Dracula by Bram Stoker book review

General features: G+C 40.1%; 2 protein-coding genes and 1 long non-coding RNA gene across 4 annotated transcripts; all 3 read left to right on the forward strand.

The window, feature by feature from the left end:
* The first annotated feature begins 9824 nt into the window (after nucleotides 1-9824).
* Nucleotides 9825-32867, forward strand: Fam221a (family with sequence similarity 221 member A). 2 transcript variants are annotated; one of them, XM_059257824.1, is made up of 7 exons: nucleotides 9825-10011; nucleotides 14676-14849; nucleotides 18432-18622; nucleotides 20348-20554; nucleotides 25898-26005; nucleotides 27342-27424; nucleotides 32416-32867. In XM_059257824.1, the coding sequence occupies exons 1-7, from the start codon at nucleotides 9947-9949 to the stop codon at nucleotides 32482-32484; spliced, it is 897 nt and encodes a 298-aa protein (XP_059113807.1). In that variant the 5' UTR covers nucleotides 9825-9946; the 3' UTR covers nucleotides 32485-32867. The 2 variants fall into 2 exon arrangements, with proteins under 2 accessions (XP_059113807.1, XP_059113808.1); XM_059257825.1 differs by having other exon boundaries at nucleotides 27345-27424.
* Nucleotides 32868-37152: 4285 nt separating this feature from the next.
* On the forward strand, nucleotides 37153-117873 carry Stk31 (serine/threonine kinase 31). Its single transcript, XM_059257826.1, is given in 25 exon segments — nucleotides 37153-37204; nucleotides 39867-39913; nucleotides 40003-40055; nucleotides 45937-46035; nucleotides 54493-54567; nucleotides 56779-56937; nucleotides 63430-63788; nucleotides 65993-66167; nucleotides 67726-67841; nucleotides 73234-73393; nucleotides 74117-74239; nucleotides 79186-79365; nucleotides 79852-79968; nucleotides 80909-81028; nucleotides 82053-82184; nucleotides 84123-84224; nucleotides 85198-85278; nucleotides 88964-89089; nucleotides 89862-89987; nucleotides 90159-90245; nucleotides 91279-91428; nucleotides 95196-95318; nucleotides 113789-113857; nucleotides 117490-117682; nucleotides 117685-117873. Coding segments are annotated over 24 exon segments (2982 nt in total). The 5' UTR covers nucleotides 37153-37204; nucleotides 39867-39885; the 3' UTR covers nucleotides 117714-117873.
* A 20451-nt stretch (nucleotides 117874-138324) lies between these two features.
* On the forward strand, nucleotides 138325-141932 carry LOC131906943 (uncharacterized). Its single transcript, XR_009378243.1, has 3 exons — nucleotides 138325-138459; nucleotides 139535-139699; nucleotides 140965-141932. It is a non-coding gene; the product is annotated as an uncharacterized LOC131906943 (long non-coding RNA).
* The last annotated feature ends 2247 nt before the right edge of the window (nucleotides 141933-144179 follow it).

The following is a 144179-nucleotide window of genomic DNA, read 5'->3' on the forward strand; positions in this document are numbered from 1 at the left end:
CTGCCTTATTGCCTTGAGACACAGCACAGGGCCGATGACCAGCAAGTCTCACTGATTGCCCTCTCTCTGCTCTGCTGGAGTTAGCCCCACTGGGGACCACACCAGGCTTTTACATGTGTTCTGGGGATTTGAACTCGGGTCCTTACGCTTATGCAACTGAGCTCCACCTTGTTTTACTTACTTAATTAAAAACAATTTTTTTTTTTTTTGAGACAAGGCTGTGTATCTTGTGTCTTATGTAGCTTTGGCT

THE VAMPIRE IN HISTORY, FICTION AND FILMUse this format for your review of Dracula by Bram Stoker. You have several examples of reviews in the Norton Critical Edition beginning on page 363. Do not, of course, simply copy one or even parts of those, but write your own review based upon your reading.Book reviews must be typed, single spaced, on one page of standard typing or computer paper. Please note that book reviews are not lengthy, but they are challenging to write, in part because you have to choose your words carefully. Aim for approximately one page (typed, singled spaced), but if you go over a little bit, that\’s OK. Before you attempt to review a book, you must have read it completely, closely, and critically. At the top of the page, put a bibliographical entry: For example – Anne Rice, Interview with the Vampire. New York: Ballantine Books, 1976.Begin your review with a brief synopsis of the plot. Then, discuss the theme, or main point made by the author or the story. For this review you might want to compare the book to other books in the same genre, if possible.In writing your review consider the following questions taken from “How to Write a Book Review,” Los Angeles Valley College.:Character:•From what sources are the characters drawn?•What is the author’s attitude toward the characters?•Are the characters flat or three dimensional?•Does character development occur? Do they change in the story?Theme:•What is/are the major themes?•How are they revealed or developed?•Is the theme traditional and familiar, or new and original?•Is the theme didactic (teaching), psychological, social, entertaining, or escapist, etc., in intent?Plot:•How are the various elements of plot (introduction, suspense, climax, conclusion) handled?•What is the relationship of plot to character delineation?•To what extent, and how, is accident used as a complicating and /or resolving force?•What are the elements of mystery and suspense?•What other devices of plot complication and resolution are used?•Is there a subplot? How is it related to the main plot?•Is the plot primary or secondary to some of the other elements of the story (character, setting, style, etc.)?Style:•What are the intellectual qualities of the writing? (simplicity, clarity)•What are the emotional qualities of the writing (humor, wit, satire)•What are the aesthetic qualities of the writing (harmony, rhythm)?•What stylistic devices are used (symbolism, motifs, parody, allegory)?•How effective is dialogue?Setting:•What is the setting and does it play a significant role in the book?•Is a sense of atmosphere evoked? How?•What scenic effects are used and how important and effective are they?•Does the setting influence or impinge on the characters and/or plot?More Points to Ponder:•What was the story about?•who were the main characters?•Were the characters credible?•What did the main characters do in the story?•Did the main characters run into any problems?•Who was your favorite character? Why?•Could you relate to any of the characters in the story?•Did you like the book?•What was your favorite part of the book?•What was your least favorite part of the book?•If you could change something, what would it be?•Would you recommend this book to someone else?•What type of person would like this book?And most importantly – what does this book add to the legend of the vampire. How is the vampire portrayed? Is she/he portrayed sympathetically, as tragic hero, or as simply evil? How is the slayer portrayed? How does the vampire relate to those around her/him, and vice versa? What does the story say about humans, human society, and other issues?

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